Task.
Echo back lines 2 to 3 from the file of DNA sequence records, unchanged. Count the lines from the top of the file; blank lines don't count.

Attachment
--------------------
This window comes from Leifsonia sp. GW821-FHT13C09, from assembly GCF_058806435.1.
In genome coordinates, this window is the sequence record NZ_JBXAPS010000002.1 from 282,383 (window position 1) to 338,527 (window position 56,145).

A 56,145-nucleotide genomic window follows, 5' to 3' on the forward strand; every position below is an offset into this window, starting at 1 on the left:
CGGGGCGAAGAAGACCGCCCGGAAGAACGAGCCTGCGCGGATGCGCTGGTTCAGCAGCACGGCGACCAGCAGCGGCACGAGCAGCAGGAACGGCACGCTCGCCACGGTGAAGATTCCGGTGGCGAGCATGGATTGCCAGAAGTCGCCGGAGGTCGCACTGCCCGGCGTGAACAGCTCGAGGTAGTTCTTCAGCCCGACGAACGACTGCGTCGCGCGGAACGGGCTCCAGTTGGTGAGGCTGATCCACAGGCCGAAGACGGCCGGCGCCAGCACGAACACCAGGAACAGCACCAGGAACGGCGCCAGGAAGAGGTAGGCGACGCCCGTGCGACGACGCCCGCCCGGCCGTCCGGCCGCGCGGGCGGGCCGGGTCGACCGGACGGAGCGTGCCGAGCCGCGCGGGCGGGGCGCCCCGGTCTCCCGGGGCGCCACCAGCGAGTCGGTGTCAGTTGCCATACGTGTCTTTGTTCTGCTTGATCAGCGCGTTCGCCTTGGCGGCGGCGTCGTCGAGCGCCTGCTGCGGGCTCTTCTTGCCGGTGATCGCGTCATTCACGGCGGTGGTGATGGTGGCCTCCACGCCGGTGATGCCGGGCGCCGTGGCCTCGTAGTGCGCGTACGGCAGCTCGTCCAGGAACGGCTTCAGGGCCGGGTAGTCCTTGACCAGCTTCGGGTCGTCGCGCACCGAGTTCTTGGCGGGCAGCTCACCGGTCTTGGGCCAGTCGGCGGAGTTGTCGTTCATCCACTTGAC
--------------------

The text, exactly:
In genome coordinates, this window is the sequence record NZ_JBXAPS010000002.1 from 282,383 (window position 1) to 338,527 (window position 56,145).

A 56,145-nucleotide genomic window follows, 5' to 3' on the forward strand; every position below is an offset into this window, starting at 1 on the left: